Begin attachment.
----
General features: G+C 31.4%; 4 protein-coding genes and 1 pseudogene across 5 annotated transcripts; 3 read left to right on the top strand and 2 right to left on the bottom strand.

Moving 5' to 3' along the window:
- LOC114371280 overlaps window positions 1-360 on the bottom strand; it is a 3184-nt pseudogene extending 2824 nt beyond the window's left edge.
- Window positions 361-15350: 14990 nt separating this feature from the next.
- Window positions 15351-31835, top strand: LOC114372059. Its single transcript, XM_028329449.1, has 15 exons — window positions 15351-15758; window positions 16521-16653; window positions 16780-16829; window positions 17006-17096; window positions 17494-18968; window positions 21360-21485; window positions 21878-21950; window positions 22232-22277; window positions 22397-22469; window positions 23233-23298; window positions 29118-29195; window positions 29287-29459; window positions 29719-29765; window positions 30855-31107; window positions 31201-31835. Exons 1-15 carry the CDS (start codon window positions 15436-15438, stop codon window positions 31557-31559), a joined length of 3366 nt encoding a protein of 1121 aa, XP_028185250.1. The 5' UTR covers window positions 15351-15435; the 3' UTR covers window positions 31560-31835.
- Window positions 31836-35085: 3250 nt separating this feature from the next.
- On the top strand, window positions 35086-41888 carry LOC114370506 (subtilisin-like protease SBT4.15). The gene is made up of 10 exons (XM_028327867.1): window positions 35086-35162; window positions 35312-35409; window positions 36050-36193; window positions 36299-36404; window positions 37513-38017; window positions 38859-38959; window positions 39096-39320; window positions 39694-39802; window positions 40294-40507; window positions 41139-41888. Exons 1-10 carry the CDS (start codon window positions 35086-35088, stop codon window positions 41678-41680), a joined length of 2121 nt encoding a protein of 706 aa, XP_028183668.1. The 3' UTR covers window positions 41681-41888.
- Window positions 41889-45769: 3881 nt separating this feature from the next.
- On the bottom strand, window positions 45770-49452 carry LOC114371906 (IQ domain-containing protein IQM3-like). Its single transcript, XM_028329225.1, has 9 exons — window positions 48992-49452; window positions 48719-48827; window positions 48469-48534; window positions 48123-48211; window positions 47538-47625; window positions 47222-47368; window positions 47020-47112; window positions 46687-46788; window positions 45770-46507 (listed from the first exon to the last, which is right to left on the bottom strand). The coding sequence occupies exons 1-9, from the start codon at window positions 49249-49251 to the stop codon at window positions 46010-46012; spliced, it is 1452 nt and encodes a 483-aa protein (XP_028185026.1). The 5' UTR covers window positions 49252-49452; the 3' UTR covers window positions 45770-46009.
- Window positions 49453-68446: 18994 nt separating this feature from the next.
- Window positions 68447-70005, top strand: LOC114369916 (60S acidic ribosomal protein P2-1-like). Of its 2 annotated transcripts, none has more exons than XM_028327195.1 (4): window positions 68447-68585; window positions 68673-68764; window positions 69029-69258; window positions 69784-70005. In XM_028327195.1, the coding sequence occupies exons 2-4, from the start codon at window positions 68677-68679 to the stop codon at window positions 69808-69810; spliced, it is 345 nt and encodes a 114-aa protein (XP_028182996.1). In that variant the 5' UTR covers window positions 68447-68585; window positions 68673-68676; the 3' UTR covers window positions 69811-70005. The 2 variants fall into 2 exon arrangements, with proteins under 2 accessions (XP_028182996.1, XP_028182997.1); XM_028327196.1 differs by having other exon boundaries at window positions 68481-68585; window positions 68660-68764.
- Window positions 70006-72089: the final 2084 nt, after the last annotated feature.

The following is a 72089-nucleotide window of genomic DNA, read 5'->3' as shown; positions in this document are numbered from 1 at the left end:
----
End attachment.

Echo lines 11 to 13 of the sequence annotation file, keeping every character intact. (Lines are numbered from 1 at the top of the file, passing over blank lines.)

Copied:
- Window positions 68447-70005, top strand: LOC114369916 (60S acidic ribosomal protein P2-1-like). Of its 2 annotated transcripts, none has more exons than XM_028327195.1 (4): window positions 68447-68585; window positions 68673-68764; window positions 69029-69258; window positions 69784-70005. In XM_028327195.1, the coding sequence occupies exons 2-4, from the start codon at window positions 68677-68679 to the stop codon at window positions 69808-69810; spliced, it is 345 nt and encodes a 114-aa protein (XP_028182996.1). In that variant the 5' UTR covers window positions 68447-68585; window positions 68673-68676; the 3' UTR covers window positions 69811-70005. The 2 variants fall into 2 exon arrangements, with proteins under 2 accessions (XP_028182996.1, XP_028182997.1); XM_028327196.1 differs by having other exon boundaries at window positions 68481-68585; window positions 68660-68764.
- Window positions 70006-72089: the final 2084 nt, after the last annotated feature.

The following is a 72089-nucleotide window of genomic DNA, read 5'->3' as shown; positions in this document are numbered from 1 at the left end: